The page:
Some like it hot
‘I DON’T MEAN this in an aggressive way, but I just think if you lay your heart bare, you expect people to notice. For a long time, people have been digging around and trying to work out what our band is about: ‘Are they ironic? Are they joking? Are they real? Are they geeks?’. I thought I was being as plain as possible with the words, but then most of the time people say the words aren’t important. It kind of confuses me.”
Spare a thought for Alexis Taylor. The Hot Chip frontman – who is about as aggressive as a cotton wool-swaddled puppy – has spent the past decade pouring his life into songs, only for a faction of the music-listening population to dismiss them as the musings of a sardonic hipster. It’s true that the most people think of the Londoners purely as purveyors of floor-filling electropop hits – Over and Over never fails to set an indie disco alight – but, five albums in, the quintet have finally cracked it.
Their new album, In Our Heads, will set the naysayers straight, mixing as it does their trademark quirky beats, zippy effects and effervescent melodies with songs that are contemplative without being dour. They dipped into experimental territory on parts of 2010’s One Life Stand, and their newest collection, a nicely balanced medley of upbeat indietronica tunes and ballads, is something of a rejuvenation.
Perhaps this is due to the outside endeavours of several members after the One Life Stand tour wound down in late 2010. Co-writer Joe Goddard has been busy with The 2 Bears as well as with his solo album; Al Doyle became a temporary member of LCD Soundsystem before their split; and Taylor had his own outlet as a member of jazz improv superband About Group. Rather than clashing upon their return to the Hot Chip camp, however, each came back refreshed, with a new musical perspective.
“I actually found it pretty easy to come back to making this record,” Taylor says. “For me, it’s good to be juggling lots of different things and playing lots of different types of music. Even at the beginning of Hot Chip, we would always work on three different songs in one day, so that kind of approach – just changing what you’re doing when you’re in the middle of something – is quite inherent to how we work, really.
“ I suppose, people had had other outlets to express themselves fully in ways that had to do with specific ideas that maybe don’t fit into Hot Chip. So you come back to Hot Chip a bit more focused on Hot Chip itself, and on what works in that band.”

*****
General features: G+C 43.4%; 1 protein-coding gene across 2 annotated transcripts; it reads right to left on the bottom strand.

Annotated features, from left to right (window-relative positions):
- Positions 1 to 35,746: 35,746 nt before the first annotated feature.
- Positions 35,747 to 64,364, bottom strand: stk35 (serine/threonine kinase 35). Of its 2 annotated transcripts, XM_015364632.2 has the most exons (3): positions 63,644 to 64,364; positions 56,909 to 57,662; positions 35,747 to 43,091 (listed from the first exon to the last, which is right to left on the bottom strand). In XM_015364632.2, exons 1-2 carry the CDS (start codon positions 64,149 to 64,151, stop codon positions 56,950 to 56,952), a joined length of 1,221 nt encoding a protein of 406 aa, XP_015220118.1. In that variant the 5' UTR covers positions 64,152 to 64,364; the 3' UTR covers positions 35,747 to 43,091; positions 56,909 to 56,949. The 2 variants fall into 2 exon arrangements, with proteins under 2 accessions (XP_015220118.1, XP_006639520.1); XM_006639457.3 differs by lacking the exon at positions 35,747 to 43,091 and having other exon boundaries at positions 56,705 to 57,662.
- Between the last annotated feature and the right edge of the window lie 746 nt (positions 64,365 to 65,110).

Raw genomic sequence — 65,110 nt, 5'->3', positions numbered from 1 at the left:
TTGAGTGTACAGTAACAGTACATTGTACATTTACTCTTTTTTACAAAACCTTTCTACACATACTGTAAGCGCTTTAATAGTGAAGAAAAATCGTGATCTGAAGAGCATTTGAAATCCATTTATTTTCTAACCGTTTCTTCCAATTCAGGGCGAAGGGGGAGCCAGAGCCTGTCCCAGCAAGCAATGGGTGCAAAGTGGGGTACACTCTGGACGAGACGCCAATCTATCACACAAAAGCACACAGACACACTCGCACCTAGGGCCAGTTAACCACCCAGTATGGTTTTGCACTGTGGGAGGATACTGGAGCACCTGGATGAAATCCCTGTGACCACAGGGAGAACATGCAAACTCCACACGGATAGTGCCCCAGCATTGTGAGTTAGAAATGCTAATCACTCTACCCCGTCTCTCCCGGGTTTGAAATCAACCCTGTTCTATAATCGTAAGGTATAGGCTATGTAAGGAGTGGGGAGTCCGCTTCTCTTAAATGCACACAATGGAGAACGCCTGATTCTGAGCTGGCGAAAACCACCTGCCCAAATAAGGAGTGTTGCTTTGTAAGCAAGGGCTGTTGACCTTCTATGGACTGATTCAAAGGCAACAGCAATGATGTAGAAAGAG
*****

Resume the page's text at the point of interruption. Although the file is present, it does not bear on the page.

Core songwriters Taylor and Goddard began writing and demoing songs last summer, and the band went into the studio of Filthy Dukes man/sometime engineer Mark Ralph to begin recording in September. Although they had engineered their own records previously, Taylor had also worked with Ralph on the About Group record, and Goddard on the 2 Bears album.
“It wasn’t somewhere we’d made a Hot Chip record before, and Mark was someone we both respected,” he explains. “The writing and demoing was done as usual at mine or Joe’s house, and then we just brought it into the studio. It was only about six weeks of recording; we’d do a week, then have a break for two weeks, another week and another break . . . [but] we worked quite quickly because we’d written the tracks already. The point was to record each one in one day, and mix them in a second day. We ploughed through 12 tracks in six weeks.”
There’s no question that much of In Our Heads is more upbeat than its predecessor: lead single Night and Day is one of the best songs they’ve written in years, a superb sliver of earworm-inducing pop with a chanted refrain made for heaving crowds to shake their rumps to. Don’t Deny Your Heart is a cheerful synth-pop tune that veers endearingly close to cheesy, while the euphoric refrain of Motion Sickness is one of several tracks that sounds heavily influenced by 1980s dance remixes, an omnipresent element in Hot Chip’s music. Even so, Taylor says, the way he writes songs has not altered over the course of Hot Chip’s existence.